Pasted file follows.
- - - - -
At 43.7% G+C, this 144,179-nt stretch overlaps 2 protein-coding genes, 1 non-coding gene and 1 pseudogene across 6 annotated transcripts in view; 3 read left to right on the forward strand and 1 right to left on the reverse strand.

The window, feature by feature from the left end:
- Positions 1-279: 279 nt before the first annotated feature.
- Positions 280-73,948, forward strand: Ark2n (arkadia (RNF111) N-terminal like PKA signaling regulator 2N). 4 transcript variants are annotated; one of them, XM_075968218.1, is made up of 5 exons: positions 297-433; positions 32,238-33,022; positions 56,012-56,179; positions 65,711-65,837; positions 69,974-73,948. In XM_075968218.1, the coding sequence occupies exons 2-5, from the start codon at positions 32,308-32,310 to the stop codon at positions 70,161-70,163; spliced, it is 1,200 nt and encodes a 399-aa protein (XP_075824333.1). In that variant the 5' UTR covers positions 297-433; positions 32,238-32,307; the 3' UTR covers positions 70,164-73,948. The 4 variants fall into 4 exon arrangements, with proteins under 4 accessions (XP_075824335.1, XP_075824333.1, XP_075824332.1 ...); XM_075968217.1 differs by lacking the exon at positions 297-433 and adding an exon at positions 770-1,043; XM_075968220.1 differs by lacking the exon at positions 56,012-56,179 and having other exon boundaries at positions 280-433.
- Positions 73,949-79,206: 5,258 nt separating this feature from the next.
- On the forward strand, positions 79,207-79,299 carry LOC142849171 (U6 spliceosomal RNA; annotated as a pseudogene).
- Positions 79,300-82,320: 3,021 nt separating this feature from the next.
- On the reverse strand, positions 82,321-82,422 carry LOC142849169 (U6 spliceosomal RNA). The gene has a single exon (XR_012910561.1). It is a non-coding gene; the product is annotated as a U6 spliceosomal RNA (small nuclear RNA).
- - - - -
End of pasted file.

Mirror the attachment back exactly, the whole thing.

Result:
At 43.7% G+C, this 144,179-nt stretch overlaps 2 protein-coding genes, 1 non-coding gene and 1 pseudogene across 6 annotated transcripts in view; 3 read left to right on the forward strand and 1 right to left on the reverse strand.

The window, feature by feature from the left end:
- Positions 1-279: 279 nt before the first annotated feature.
- Positions 280-73,948, forward strand: Ark2n (arkadia (RNF111) N-terminal like PKA signaling regulator 2N). 4 transcript variants are annotated; one of them, XM_075968218.1, is made up of 5 exons: positions 297-433; positions 32,238-33,022; positions 56,012-56,179; positions 65,711-65,837; positions 69,974-73,948. In XM_075968218.1, the coding sequence occupies exons 2-5, from the start codon at positions 32,308-32,310 to the stop codon at positions 70,161-70,163; spliced, it is 1,200 nt and encodes a 399-aa protein (XP_075824333.1). In that variant the 5' UTR covers positions 297-433; positions 32,238-32,307; the 3' UTR covers positions 70,164-73,948. The 4 variants fall into 4 exon arrangements, with proteins under 4 accessions (XP_075824335.1, XP_075824333.1, XP_075824332.1 ...); XM_075968217.1 differs by lacking the exon at positions 297-433 and adding an exon at positions 770-1,043; XM_075968220.1 differs by lacking the exon at positions 56,012-56,179 and having other exon boundaries at positions 280-433.
- Positions 73,949-79,206: 5,258 nt separating this feature from the next.
- On the forward strand, positions 79,207-79,299 carry LOC142849171 (U6 spliceosomal RNA; annotated as a pseudogene).
- Positions 79,300-82,320: 3,021 nt separating this feature from the next.
- On the reverse strand, positions 82,321-82,422 carry LOC142849169 (U6 spliceosomal RNA). The gene has a single exon (XR_012910561.1). It is a non-coding gene; the product is annotated as a U6 spliceosomal RNA (small nuclear RNA).